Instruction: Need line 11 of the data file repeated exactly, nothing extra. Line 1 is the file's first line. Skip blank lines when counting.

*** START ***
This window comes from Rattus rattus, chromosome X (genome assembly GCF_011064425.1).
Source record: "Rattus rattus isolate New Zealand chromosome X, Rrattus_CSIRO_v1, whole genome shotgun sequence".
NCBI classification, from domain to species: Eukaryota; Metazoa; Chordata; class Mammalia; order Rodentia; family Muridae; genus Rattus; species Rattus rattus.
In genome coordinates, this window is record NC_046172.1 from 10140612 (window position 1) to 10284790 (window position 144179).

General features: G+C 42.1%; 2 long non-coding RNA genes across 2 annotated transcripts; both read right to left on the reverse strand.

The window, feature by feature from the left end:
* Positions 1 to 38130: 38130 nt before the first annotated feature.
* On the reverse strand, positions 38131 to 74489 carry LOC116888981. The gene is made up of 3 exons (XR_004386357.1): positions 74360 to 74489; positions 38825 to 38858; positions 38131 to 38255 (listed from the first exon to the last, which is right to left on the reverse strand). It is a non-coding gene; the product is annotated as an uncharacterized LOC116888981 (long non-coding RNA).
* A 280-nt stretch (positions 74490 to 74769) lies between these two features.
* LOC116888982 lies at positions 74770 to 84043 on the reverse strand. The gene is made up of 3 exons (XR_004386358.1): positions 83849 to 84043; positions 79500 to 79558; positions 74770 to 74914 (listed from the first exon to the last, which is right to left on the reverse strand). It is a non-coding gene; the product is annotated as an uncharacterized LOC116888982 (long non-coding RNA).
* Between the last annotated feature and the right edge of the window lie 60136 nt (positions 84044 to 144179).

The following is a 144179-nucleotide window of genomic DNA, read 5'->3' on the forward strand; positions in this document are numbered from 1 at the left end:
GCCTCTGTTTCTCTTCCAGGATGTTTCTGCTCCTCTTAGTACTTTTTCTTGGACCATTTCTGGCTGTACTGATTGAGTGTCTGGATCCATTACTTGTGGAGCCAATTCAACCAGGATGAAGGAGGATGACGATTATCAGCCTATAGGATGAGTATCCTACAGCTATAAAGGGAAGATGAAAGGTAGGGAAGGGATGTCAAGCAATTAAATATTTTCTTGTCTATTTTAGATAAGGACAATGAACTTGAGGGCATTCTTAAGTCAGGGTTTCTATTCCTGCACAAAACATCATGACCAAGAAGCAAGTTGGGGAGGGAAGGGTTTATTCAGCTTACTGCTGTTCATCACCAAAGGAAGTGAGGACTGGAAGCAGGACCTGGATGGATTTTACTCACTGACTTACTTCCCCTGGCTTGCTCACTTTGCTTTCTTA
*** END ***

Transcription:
* Between the last annotated feature and the right edge of the window lie 60136 nt (positions 84044 to 144179).